Hayley Grindle’s design accentuates the sense of unease, with six slender strip lights glinting like neon ribs and a seventh suspended from chains up above. A leather armchair sits in the centre of the stage like a throne and beneath Mundell’s words there’s a constant ominous under-pulse, enhancing the sense of claustrophobia. The piece loses its footing a little as it nears its resolution and there’s a sense that, in some ways, it feeds the machine it sets out to critique, but for all this it’s still a gripping and incredibly intense experience.
Reviewed for The Stage

Monday, October 28, 2013

Fatherland, Battersea Arts Centre

A circle is chalked on the floor, a space for spell-casting and spirit conjuring. Then the drums begin to thunder, louder, louder, and the woman in the grey suit starts to dance, a series of ritualised movements, toe and heel, arms aloft, the dance of her fathers.

Nic Green’s new show is an exploration of absence, the spaces between people. Can a relationship exist with someone who is not there? Who has never been there? Inspired by Green’s own experiences of meeting her Scottish father for the first and only time as a sixteen year old, Fatherland is about the space we create for ourselves in the world and the way we define ourselves in relation to others, even if they have never really been present in our lives.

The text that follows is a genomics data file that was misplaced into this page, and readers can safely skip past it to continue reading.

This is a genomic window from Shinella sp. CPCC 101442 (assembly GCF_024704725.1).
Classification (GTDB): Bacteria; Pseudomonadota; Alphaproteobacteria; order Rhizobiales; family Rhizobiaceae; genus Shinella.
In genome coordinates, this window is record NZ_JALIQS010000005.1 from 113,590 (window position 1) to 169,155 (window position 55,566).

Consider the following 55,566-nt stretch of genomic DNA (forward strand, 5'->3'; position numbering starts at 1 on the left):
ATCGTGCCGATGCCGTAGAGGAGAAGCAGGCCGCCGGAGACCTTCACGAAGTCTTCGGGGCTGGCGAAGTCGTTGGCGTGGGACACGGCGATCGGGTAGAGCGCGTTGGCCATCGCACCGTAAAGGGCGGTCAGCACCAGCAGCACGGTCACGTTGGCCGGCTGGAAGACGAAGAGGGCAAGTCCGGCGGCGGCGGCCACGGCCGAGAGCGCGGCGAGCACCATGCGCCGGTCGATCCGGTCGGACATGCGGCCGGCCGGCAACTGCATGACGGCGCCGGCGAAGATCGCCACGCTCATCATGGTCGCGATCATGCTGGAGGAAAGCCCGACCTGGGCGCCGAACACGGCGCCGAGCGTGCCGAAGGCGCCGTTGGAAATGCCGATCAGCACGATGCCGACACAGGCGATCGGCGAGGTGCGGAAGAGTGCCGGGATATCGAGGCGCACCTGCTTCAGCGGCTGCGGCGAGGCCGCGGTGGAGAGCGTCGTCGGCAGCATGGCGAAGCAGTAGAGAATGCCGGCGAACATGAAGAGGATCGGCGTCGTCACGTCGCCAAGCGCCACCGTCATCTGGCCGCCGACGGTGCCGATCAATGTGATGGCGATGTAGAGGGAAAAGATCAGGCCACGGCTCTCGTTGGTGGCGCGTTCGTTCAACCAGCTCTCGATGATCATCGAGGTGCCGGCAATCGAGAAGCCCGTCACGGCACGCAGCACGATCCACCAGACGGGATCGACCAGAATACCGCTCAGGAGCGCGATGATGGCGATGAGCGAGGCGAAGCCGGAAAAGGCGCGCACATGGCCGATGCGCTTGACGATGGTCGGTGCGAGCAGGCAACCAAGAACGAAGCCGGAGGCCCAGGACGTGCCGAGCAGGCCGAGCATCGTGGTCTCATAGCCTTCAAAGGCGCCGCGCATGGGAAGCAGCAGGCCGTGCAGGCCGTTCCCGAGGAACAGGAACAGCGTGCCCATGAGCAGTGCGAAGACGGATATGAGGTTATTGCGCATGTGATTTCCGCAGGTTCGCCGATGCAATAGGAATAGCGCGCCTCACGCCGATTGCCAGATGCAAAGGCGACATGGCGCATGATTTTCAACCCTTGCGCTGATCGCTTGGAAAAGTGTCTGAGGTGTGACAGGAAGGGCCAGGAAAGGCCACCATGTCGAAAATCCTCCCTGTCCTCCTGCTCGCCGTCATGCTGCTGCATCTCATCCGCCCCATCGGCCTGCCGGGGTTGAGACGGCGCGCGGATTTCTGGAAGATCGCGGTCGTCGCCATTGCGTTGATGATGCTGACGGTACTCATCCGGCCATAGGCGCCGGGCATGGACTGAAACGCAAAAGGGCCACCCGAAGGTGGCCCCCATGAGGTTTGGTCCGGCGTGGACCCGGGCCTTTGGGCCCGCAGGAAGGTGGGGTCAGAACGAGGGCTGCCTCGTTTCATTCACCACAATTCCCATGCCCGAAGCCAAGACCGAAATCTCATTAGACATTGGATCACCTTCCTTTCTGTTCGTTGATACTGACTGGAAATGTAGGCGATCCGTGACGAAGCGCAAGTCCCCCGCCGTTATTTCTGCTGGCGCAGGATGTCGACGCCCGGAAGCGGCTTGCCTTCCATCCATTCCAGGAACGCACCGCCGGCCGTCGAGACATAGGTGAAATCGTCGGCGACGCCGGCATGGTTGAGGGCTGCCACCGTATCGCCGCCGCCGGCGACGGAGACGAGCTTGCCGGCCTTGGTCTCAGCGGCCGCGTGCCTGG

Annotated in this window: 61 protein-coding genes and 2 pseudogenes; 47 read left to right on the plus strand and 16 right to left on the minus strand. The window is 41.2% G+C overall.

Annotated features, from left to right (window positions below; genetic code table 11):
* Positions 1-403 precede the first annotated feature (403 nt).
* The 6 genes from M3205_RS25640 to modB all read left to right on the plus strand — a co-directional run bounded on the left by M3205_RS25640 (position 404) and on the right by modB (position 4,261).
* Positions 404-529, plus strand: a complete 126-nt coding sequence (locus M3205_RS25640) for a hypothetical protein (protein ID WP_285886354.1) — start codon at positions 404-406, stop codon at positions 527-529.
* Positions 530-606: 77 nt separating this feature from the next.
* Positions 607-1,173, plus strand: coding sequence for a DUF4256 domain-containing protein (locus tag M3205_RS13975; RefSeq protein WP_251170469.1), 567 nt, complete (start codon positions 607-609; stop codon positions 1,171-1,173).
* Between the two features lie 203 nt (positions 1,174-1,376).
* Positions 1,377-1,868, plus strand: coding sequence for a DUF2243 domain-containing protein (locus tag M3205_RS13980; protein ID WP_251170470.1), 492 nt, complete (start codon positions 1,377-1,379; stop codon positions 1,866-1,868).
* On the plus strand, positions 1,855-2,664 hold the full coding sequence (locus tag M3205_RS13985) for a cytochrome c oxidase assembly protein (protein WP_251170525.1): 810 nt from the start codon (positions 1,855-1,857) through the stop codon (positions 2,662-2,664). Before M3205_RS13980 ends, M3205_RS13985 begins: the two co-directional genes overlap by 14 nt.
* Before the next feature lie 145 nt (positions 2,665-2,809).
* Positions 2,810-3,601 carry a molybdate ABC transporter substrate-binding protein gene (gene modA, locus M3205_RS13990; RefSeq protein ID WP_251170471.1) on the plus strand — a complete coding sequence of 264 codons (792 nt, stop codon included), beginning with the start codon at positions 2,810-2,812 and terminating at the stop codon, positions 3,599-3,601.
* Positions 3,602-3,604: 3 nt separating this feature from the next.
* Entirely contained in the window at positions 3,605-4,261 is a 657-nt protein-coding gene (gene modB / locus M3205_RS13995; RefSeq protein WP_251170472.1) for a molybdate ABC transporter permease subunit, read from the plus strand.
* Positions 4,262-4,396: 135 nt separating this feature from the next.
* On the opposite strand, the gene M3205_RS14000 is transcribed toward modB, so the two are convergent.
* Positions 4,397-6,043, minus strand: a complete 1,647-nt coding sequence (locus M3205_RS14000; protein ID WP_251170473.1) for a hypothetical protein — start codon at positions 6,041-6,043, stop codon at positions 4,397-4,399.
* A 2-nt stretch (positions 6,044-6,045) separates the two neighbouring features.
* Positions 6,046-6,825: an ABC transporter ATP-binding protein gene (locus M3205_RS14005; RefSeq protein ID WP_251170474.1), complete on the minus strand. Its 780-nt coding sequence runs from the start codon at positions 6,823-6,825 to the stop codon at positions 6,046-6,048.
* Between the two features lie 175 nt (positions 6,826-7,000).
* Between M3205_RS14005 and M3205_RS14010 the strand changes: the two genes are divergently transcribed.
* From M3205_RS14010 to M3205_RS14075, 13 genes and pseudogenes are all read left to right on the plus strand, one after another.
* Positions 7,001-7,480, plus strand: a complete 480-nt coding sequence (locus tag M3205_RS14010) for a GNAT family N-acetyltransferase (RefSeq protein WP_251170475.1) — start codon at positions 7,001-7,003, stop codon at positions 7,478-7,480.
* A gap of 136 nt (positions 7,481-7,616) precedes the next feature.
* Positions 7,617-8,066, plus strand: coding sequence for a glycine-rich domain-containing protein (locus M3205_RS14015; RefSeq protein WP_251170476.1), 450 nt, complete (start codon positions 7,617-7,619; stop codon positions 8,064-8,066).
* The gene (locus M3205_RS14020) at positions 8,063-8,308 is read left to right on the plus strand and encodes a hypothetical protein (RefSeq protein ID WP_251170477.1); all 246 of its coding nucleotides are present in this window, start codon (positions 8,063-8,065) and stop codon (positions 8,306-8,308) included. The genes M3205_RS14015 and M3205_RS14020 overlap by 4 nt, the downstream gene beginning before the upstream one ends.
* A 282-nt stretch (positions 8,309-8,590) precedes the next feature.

We are played into the room by bagpipes and sit arrayed on all four sides of the space. Green begins by assembling a choir of ‘fathers’ from the men in the audience and engages them in a poetic pre-scripted exchange, a refracted conversation with a man she met only once and who she struggles to recall in any real detail, what he looked like, which pub they went to; he’s the ghost in the room, the ghost within her. Her approach is delicate, the man, and the land from which he came, are like invisible tethers tying her to something which is hard to pin down; there’s a drifting quality to the show in the beginning. At times it’s almost too cobwebby, the lilting language cloudlike and lacking in solidity. That’s perhaps the point, the absence of anchor, the sensation of floating free, but from the audience’s perspective there’s not a lot to grab onto; we drift too, but not always with her.

And then the drums kick in. A wild, tribal heart-thump; a primal, pounding sound. Green starts to dance, shedding clothes as she does so. First her jacket, than her shirt, than her trousers, until she’s bare except for her Louise Brooks bob and her tartan-tailed knickers, blue as woad. She dances with her head high, cheeks colouring with the effort and a single streak of sweat licking down her back like a second spine. Her dance combines the quality of a battle cry with the abandonment of dancing around in your bedroom when you know no one is watching, breasts bobbing, flesh quivering with each rhythmic stamp. I look around the room and people are beaming.